Quercus muhlenbergii (new)
The Chinquapin oak ranges from E and C USA down into N Mexico and is rather rarely planted in the UK, though it forms a handsome hardy specimen. Foliage is coarsely toothed and with a pale underside, turning to rich autumn tints.
The Myrtle Oak hails from the Far S.E. USA where it makes an evergreen or semi-evergreen shrub or small tree with rigid, glossy, bright green, usually obovate foliage up to 5cm long. Very drought tolerant and hardy if given shelter.
The Cherrybark Oak from the moist bottomland forests of the SE USA is a close relation of Q. falcata and makes a fast growing tree up to about 20m in the UK. Leaves are along the lines of many red oak types, but the derivation of the name pagoda can be seen by turning a leaf on end. Splendid red autumn colour. Not for shallow chalk soils.
Quercus petraea subsp. iberica NJM 13.025
This is not from Spain or Portugal as the name might suggest, but actually a very rare eastern variant from SW Asia, the leaves having up to ten pairs of shallow lobes. These were found in the Eastern Caucasus in Azerbaijan. Highly drought resistant and completely hardy, making a fine large specimen oak.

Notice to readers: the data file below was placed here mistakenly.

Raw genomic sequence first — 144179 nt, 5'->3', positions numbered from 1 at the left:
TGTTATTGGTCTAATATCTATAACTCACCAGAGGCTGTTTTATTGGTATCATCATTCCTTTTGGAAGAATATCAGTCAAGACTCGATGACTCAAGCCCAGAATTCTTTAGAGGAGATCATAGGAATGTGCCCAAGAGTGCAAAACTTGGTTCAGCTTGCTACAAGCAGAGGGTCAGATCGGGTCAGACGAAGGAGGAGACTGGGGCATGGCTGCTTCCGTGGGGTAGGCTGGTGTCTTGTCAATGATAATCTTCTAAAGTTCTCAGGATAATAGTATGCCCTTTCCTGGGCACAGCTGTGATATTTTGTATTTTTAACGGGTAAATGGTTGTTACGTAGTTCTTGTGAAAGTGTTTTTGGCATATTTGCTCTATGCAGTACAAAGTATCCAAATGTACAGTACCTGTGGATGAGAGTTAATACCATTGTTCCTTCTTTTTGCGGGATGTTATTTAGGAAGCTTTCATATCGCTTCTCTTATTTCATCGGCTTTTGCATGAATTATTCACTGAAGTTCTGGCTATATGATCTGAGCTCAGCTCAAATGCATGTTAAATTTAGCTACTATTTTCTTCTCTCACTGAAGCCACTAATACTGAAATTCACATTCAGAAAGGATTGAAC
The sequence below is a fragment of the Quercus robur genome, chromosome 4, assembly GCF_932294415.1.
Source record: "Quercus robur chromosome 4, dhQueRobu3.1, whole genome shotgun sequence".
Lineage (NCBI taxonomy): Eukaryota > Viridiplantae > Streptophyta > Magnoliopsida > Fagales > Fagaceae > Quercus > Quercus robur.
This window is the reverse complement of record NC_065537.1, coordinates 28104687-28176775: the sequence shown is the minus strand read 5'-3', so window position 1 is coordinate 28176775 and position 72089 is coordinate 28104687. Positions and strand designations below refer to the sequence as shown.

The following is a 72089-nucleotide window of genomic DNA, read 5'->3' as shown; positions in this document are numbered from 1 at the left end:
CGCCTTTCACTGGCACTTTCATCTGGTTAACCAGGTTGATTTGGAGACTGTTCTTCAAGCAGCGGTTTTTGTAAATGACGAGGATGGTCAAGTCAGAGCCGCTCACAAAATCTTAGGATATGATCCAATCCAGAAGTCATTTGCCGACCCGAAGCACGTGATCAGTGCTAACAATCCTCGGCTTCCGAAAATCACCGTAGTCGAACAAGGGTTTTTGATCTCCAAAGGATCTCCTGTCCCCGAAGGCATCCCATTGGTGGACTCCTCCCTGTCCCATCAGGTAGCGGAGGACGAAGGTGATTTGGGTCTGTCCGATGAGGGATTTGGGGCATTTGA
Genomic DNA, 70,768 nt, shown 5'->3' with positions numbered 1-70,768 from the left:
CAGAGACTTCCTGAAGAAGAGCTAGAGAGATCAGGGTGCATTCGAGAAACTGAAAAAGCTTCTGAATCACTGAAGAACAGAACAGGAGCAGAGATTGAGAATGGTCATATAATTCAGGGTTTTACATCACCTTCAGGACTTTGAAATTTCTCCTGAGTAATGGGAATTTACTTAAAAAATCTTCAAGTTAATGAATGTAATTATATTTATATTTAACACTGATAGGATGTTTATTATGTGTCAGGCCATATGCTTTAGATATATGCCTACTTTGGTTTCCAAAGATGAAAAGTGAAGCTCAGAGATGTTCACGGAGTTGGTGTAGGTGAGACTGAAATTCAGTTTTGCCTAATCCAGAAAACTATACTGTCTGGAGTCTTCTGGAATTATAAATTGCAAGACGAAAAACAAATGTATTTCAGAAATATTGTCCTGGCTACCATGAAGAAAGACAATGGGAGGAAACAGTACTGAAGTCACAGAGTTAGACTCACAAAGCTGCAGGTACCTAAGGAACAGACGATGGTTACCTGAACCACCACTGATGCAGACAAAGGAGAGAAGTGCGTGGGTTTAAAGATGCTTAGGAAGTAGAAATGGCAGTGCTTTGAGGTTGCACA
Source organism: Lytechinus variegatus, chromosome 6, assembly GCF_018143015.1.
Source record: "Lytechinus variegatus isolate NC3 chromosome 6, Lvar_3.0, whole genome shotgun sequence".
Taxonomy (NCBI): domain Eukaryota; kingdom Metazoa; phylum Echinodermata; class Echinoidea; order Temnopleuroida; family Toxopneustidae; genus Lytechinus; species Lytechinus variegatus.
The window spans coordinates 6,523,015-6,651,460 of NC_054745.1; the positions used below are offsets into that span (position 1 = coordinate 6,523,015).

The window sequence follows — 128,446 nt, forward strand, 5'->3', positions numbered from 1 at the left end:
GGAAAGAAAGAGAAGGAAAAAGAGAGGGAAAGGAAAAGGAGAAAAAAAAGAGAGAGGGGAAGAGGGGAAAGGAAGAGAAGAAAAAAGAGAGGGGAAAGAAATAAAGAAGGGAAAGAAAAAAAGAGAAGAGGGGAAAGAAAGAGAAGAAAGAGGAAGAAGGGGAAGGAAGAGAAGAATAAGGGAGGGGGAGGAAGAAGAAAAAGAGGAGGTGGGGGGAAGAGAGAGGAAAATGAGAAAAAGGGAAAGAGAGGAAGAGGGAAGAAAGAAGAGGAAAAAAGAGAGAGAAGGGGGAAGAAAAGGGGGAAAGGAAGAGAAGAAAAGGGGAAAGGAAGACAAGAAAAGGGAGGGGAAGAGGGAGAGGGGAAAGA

The Mexican White Oak is rarely found in the UK, but is hardy and has reached at least 5m tall in Cambridgeshire. It will no doubt prefer the extra heat of the Southern Counties however. Unlobed to slightly lobed semi-evergreen ovate to elliptic foliage up to 15cm long. Reaches 20m in the wild and will no doubt do so in parts of Southern Europe too.
An unusual Southern European deciduous oak, with the downy grey-green foliage deeply dissected into narrow lobes, though highly variable throughout its range. Easy and hardy in the UK, it is also very drought tolerant: I have seen them growing on rocky south facing hillsides on the Italian Riviera. Makes a small to medium sized tree.
Quercus pubescens subsp. crispata NJM 12.016
A rare geographical form of this normally Southern European deciduous oak, found in Turkey, with the downy, grey-green foliage deeply dissected into narrow lobes, the foliage being tougher and slightly crisped. Easy and hardy in the UK, it is also very drought tolerant. Makes a small to medium sized tree.